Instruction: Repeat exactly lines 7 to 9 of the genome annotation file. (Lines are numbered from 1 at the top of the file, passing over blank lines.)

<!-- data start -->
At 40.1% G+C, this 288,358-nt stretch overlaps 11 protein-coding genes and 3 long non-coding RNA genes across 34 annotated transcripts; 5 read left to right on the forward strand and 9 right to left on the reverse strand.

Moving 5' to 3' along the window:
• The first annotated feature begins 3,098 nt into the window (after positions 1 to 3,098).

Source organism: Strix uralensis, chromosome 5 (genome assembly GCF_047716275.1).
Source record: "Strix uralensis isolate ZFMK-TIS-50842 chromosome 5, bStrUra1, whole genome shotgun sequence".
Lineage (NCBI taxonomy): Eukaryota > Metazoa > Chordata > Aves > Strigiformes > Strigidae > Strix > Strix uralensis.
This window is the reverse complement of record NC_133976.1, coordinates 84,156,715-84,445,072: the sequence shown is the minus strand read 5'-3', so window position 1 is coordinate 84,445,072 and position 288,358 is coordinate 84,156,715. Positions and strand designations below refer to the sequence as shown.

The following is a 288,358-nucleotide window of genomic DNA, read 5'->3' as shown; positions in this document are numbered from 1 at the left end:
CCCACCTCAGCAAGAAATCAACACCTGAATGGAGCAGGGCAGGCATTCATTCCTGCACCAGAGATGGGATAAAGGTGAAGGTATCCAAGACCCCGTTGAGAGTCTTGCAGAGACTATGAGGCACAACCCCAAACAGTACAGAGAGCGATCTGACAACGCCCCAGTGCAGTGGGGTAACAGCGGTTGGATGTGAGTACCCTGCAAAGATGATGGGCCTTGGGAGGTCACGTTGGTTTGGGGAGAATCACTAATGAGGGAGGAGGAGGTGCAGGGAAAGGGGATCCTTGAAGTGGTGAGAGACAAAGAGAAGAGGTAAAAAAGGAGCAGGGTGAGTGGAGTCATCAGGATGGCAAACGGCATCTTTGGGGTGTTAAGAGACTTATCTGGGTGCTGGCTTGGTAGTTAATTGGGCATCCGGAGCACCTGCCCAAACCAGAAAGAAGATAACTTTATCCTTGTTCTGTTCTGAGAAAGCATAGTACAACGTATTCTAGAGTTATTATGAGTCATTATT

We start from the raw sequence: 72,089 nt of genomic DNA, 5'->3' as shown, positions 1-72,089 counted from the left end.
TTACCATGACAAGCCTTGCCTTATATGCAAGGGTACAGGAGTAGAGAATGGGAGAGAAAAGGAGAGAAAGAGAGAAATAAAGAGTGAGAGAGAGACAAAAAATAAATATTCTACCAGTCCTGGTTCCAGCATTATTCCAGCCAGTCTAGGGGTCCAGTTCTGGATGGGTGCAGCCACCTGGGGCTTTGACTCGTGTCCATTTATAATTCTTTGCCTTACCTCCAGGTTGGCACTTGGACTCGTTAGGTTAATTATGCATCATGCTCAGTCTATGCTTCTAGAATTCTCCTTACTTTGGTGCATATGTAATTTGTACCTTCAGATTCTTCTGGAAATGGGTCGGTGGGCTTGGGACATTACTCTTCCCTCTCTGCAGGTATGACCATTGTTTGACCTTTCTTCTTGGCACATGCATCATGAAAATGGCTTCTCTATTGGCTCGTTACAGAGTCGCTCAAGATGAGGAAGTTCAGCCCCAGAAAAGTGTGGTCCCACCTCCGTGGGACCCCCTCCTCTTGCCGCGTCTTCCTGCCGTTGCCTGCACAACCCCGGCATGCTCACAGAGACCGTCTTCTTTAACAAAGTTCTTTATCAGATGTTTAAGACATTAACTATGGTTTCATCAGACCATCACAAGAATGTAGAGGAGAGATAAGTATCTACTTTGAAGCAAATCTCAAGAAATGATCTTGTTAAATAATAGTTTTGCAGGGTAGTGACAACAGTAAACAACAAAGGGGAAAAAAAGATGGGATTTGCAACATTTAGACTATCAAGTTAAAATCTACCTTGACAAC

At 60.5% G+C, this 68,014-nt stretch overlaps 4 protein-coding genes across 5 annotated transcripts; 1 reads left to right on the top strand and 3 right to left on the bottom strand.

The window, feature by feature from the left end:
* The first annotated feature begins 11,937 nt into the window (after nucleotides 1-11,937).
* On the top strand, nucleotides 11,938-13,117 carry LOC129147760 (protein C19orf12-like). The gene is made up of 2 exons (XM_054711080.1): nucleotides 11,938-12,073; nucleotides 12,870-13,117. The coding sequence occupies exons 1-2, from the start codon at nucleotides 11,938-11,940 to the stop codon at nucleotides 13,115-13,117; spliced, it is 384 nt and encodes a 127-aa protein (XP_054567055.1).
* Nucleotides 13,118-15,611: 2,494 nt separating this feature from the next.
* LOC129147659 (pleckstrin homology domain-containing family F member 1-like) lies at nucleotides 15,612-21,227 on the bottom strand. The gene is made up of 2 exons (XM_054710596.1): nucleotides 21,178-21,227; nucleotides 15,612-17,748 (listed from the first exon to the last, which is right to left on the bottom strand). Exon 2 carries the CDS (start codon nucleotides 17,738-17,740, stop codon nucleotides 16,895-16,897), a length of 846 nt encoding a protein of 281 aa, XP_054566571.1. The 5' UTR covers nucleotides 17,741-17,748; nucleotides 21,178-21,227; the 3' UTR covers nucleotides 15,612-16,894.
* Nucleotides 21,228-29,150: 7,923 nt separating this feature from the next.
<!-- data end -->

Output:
This window is the reverse complement of record NC_133976.1, coordinates 84,156,715-84,445,072: the sequence shown is the minus strand read 5'-3', so window position 1 is coordinate 84,445,072 and position 288,358 is coordinate 84,156,715. Positions and strand designations below refer to the sequence as shown.

The following is a 288,358-nucleotide window of genomic DNA, read 5'->3' as shown; positions in this document are numbered from 1 at the left end:
CCCACCTCAGCAAGAAATCAACACCTGAATGGAGCAGGGCAGGCATTCATTCCTGCACCAGAGATGGGATAAAGGTGAAGGTATCCAAGACCCCGTTGAGAGTCTTGCAGAGACTATGAGGCACAACCCCAAACAGTACAGAGAGCGATCTGACAACGCCCCAGTGCAGTGGGGTAACAGCGGTTGGATGTGAGTACCCTGCAAAGATGATGGGCCTTGGGAGGTCACGTTGGTTTGGGGAGAATCACTAATGAGGGAGGAGGAGGTGCAGGGAAAGGGGATCCTTGAAGTGGTGAGAGACAAAGAGAAGAGGTAAAAAAGGAGCAGGGTGAGTGGAGTCATCAGGATGGCAAACGGCATCTTTGGGGTGTTAAGAGACTTATCTGGGTGCTGGCTTGGTAGTTAATTGGGCATCCGGAGCACCTGCCCAAACCAGAAAGAAGATAACTTTATCCTTGTTCTGTTCTGAGAAAGCATAGTACAACGTATTCTAGAGTTATTATGAGTCATTATT